Kapernikov tackles point cloud processing in mini-hackathon

Published on: February 22, 2018

In a spirit of continuous improvement and knowledge sharing, Kapernikov recently organized another successful mini-hackathon event. This time, the Kapernikov team and a few colleagues from other companies came together in Aalst for the purpose of building upon recent work that was done for Infrabel.

Point cloud data 

In order to improve vegetation management alongside its rail tracks, Belgian railway infrastructure manager Infrabel asked Kapernikov to help with the automatic detection of vegetation in point cloud data generated by mobile LiDAR scanner systems. For this project, Kapernikov had successfully applied a point-based classification based on local geometry. That methodology was also used as a starting point for the mini-hackathon. However, the purpose of  the mini-hackathon was not only to improve this initial methodology but, more importantly, to try various new approaches to the problem by using different combinations of state-of-the-art methods. 

Exploring new ideas 

Kapernikov welcomed participants from diverse backgrounds and with various skill sets. Each participant was allowed to select a task from a list of to do’s that corresponded with his or her profile and skill set, and then they were encouraged to go through the suggested literature and try their own implementations. They only received a few initial guidelines and some code for each task, so everyone was able to explore and develop their own ideas.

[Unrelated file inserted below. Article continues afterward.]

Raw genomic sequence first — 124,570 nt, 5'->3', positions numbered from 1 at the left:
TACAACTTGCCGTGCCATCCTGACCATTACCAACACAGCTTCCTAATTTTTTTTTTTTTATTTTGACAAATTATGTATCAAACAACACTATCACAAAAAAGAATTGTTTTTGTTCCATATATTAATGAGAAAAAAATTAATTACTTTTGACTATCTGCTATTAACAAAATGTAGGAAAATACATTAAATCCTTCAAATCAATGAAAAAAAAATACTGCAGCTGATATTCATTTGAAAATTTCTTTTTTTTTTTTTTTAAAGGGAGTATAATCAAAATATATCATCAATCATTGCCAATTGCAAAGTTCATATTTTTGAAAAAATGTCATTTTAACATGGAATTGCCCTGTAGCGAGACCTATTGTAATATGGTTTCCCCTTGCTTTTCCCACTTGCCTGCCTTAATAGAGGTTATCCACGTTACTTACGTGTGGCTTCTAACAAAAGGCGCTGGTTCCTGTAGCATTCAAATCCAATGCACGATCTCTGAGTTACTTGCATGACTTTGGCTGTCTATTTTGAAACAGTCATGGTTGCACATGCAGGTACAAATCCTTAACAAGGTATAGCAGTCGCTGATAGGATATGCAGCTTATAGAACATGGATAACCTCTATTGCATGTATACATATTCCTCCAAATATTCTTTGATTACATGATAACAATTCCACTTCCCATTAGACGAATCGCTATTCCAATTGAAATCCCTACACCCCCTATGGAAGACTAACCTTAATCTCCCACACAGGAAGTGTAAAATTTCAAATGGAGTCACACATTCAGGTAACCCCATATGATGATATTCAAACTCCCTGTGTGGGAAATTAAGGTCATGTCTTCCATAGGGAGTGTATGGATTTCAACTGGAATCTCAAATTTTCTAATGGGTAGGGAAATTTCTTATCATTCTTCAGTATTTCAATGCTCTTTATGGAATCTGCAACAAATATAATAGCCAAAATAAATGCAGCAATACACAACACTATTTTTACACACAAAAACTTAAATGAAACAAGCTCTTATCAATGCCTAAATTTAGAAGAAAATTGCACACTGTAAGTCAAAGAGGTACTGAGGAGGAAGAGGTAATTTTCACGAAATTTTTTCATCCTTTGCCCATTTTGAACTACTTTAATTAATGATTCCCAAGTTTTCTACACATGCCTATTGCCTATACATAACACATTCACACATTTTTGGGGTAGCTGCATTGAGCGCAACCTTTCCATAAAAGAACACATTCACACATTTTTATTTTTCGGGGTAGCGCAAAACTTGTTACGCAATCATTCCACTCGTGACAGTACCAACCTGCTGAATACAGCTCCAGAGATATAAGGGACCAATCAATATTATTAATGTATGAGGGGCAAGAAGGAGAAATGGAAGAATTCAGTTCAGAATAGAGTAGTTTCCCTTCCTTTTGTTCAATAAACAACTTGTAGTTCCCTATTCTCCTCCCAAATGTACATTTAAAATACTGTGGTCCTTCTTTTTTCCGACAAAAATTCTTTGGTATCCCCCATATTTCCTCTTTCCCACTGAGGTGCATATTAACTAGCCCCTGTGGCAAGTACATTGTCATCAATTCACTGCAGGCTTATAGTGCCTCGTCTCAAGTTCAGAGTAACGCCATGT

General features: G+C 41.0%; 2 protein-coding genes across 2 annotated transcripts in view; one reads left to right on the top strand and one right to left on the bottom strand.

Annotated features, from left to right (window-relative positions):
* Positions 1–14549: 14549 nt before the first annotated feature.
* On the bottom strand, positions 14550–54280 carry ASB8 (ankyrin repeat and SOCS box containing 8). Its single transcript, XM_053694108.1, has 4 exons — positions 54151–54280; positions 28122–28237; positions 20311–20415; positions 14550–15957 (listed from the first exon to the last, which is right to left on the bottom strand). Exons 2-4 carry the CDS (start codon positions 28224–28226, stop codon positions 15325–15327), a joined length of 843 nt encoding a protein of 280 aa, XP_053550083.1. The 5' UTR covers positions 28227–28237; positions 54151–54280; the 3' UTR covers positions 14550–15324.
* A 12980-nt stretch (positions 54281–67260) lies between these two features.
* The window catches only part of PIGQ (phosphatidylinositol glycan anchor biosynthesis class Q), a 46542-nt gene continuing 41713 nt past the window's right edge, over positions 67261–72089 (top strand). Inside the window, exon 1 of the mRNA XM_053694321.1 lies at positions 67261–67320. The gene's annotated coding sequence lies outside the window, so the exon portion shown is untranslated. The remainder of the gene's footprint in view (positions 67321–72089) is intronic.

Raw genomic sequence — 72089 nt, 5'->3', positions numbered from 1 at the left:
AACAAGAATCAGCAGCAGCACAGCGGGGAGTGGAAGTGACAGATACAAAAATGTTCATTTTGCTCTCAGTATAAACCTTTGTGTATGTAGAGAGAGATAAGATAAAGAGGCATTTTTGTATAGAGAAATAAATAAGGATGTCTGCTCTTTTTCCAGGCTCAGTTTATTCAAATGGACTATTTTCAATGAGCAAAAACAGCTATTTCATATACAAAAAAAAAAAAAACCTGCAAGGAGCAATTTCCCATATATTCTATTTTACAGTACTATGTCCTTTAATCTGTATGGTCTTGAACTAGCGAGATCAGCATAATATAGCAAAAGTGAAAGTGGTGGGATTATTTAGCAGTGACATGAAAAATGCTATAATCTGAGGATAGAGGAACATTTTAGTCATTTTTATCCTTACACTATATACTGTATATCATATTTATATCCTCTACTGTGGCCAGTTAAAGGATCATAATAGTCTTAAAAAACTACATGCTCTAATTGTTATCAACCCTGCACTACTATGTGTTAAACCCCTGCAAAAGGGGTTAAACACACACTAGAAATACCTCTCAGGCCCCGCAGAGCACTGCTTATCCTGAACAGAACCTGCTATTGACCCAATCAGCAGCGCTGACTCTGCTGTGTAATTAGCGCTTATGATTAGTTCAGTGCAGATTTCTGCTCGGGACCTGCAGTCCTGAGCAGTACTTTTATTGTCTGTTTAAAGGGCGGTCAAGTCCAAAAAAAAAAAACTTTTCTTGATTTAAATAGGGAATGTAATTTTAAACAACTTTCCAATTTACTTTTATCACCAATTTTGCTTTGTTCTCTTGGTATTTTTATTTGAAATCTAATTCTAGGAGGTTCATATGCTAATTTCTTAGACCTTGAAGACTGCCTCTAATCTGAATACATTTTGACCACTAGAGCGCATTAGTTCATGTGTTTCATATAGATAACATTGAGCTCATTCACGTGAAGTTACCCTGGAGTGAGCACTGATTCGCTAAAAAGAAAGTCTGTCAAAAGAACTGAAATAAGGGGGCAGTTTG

Varied task list

During the event, the participants used point cloud data sets provided by Infrabel. The tasks ranged from developing tools for simple point cloud processing to more advanced point-cloud-based object detection and semantic segmentation. However, the team’s central focus revolved around three specific tasks:

  1. Pole Detection: Based on our initial methodology, poles should be classified as linear structures. Therefore, it should be easy to separate them from the vegetation. However, in practice, the poles were often misclassified as planar or volumetric. To avoid these misclassifications, we tried to detect and eliminate the poles separately, prior to the vegetation detection.  
  2. Ground Surface Estimation: Accurate detection of the ground surface makes it possible to estimate the vegetation height more reliably. As a result, this makes it easier to identify regions where the vegetation growth has surpassed the allowed height limits. 
  3. Supervised Classification: For this task, a part of the data set had been manually annotated. We used the covariance features as a feature set and applied a classification with an SVM classifier.
Left: Classification with SVM – Right: Pole detection

Promising results 

After a full day of coding, we managed to reinforce our methodology with a pole detection method that identifies poles as upright linear structures with no other points in their vicinity. Regarding the supervised classification, the results have not significantly improved, but we believe that the SVM classifier might perform better with different sets of features. Finally, even though the ground detection methods we tried seemed promising, we still need to look further into the relevant literature in order to identify which methodology is more appropriate for our data.